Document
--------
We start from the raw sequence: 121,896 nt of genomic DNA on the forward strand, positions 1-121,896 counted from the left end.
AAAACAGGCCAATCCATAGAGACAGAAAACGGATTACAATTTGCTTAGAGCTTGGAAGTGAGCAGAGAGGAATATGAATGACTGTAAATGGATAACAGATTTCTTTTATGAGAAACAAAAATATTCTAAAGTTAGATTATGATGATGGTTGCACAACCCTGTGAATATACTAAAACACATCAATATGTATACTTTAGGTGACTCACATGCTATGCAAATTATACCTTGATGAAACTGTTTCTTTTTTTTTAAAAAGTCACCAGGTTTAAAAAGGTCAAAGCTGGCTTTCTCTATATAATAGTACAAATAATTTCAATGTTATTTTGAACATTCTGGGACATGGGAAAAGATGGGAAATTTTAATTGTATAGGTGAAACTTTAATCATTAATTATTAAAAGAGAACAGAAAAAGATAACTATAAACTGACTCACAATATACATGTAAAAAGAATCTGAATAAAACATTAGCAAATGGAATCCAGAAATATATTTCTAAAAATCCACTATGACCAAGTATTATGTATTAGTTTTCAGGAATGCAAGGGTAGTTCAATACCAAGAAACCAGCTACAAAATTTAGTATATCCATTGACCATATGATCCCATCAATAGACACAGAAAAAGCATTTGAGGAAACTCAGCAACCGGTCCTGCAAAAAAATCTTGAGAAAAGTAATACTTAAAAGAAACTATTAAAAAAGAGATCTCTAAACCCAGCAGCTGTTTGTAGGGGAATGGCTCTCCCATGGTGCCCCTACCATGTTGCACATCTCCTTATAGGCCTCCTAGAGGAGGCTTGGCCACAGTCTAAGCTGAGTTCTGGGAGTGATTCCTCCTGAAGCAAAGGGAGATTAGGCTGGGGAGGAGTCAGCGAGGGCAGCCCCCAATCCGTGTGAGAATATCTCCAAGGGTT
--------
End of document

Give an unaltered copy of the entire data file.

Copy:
We start from the raw sequence: 121,896 nt of genomic DNA on the forward strand, positions 1-121,896 counted from the left end.
AAAACAGGCCAATCCATAGAGACAGAAAACGGATTACAATTTGCTTAGAGCTTGGAAGTGAGCAGAGAGGAATATGAATGACTGTAAATGGATAACAGATTTCTTTTATGAGAAACAAAAATATTCTAAAGTTAGATTATGATGATGGTTGCACAACCCTGTGAATATACTAAAACACATCAATATGTATACTTTAGGTGACTCACATGCTATGCAAATTATACCTTGATGAAACTGTTTCTTTTTTTTTAAAAAGTCACCAGGTTTAAAAAGGTCAAAGCTGGCTTTCTCTATATAATAGTACAAATAATTTCAATGTTATTTTGAACATTCTGGGACATGGGAAAAGATGGGAAATTTTAATTGTATAGGTGAAACTTTAATCATTAATTATTAAAAGAGAACAGAAAAAGATAACTATAAACTGACTCACAATATACATGTAAAAAGAATCTGAATAAAACATTAGCAAATGGAATCCAGAAATATATTTCTAAAAATCCACTATGACCAAGTATTATGTATTAGTTTTCAGGAATGCAAGGGTAGTTCAATACCAAGAAACCAGCTACAAAATTTAGTATATCCATTGACCATATGATCCCATCAATAGACACAGAAAAAGCATTTGAGGAAACTCAGCAACCGGTCCTGCAAAAAAATCTTGAGAAAAGTAATACTTAAAAGAAACTATTAAAAAAGAGATCTCTAAACCCAGCAGCTGTTTGTAGGGGAATGGCTCTCCCATGGTGCCCCTACCATGTTGCACATCTCCTTATAGGCCTCCTAGAGGAGGCTTGGCCACAGTCTAAGCTGAGTTCTGGGAGTGATTCCTCCTGAAGCAAAGGGAGATTAGGCTGGGGAGGAGTCAGCGAGGGCAGCCCCCAATCCGTGTGAGAATATCTCCAAGGGTT